By now we were old salts, so we could handle the long voyage from Rhodes to Iraklion in northern Crete with aplomb, almost able to ignore the loukoumia problem; but we were glad to disembark to the frantic accompaniment typical of every busy port we visited.
Our focus was to see the work of a famous alumnus of our college, Sir Arthur Evans, the pionering archaeologist who, from the start of the 20th C. first gave meaning to the ruins of the ‘Minoan’ civilisation; he named it after the mythical King Minos of ‘Minotaur’ fame. The fabled bull was a common feature of the frescoes he excavated and controversially restored in the reconstructed ‘palaces’ – probably a misnoma for rooms and streets occupied by more than just royalty.
At the time we visited the Knossos and Phaistos sites, archaeology was still in progress – unearthing treasures from the Bronze Age dating back to 3,000 BC; and establishing their links with the Greek mainland and the conflict between the Minoans and the Mycenaeans – whose Lion Gate I featured in pt.1. And only a few years before, a scholar named Michael Ventris (et. al.) had deciphered Linear B, an early Greek script discovered in Knossos by Evans, which established cultural links between the two civilisations.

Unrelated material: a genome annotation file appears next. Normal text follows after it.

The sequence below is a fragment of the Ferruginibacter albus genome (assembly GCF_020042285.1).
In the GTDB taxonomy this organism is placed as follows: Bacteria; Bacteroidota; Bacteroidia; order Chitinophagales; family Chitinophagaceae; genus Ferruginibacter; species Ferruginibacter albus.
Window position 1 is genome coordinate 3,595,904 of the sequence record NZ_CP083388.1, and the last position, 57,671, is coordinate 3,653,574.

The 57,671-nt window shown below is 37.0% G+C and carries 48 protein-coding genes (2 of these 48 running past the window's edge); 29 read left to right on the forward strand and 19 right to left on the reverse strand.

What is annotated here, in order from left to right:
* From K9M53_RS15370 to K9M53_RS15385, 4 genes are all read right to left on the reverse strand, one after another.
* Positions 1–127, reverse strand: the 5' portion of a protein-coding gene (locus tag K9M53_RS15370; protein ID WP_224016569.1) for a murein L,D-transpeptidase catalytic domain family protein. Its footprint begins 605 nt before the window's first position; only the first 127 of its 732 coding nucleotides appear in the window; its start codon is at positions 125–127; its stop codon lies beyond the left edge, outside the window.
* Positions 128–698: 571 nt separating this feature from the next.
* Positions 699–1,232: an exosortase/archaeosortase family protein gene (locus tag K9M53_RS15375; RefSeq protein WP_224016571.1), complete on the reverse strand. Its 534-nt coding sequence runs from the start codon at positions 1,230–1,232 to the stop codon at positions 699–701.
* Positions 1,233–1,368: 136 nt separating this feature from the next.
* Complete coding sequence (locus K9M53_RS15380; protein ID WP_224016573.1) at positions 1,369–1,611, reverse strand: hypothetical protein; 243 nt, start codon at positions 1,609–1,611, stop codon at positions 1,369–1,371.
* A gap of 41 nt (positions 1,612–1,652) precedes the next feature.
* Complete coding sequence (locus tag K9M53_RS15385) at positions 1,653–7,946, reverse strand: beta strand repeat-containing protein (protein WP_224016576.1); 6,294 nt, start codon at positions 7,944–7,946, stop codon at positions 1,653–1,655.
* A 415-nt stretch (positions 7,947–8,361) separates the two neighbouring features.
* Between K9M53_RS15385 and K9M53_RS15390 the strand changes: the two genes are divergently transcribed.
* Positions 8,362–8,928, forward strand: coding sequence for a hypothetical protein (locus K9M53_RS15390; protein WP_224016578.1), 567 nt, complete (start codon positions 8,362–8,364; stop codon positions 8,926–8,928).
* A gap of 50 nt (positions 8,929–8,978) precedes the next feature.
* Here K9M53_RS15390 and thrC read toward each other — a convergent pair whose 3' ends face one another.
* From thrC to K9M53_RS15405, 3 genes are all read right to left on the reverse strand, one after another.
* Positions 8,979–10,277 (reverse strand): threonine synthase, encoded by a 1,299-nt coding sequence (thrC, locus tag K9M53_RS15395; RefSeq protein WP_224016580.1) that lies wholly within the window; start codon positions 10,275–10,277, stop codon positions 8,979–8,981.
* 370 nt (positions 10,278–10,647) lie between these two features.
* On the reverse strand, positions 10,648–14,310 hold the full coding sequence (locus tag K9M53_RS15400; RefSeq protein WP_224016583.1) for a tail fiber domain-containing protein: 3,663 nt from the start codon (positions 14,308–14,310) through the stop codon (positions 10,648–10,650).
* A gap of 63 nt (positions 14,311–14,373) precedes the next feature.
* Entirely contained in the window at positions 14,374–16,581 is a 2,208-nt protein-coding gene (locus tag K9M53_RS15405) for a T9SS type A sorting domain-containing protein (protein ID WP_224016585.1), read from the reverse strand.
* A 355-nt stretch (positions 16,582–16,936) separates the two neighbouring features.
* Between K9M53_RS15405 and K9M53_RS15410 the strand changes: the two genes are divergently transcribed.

By now we were spending less time with antiquities and more with the hedonistic delights of tourism – the beaches, the sun, the ouzo and the beer. We felt we’d done justice to the college grant and deserved a couple of days R & R too, like every student down the ages. And Crete was completely unspoiled, with the local taverna providing everything available in the way of comestibles. No bars, no beach umbrellas or deck-chairs – no modern, commercialised sea-fronts at all. The open-fronted taverna sat comfortably at the edge of the beach, with a couple of tables outside for early and late occupation usually by local men with coffee and a glass of something stronger. And they would have been surprised if we had not made camp along the beach for the night.
Our ferry took us directly back to Piræus, not as the modern traveller might sail, via Santorini, a half way port. The island is now known to have played a pivotal part in the later history of Crete: its volcano erupting in around 1,500 BC, and destroying the Minoan settlements, including Santorini’s own Akrotiri (shown above, half-excavated), and felt as far away as Egypt and Turkey.
We retraced our journey from Athens via Brindisi, Milan, Paris, Calais and the clichéed white cliffs of Dover – where my lanky companion was stopped and searched by Customs – and declared innocent. Otherwise we returned home bronzed, unscathed and hungry for some of Mum’s cooking. Then back to work with seven or eight weeks left to cram for the exams (known euphemistically as ‘collections’) which would greet us as soon as we returned to college. The main topics were the original thoughts of Plato and Aristotle, a fitting coda to the summer’s Homeric events.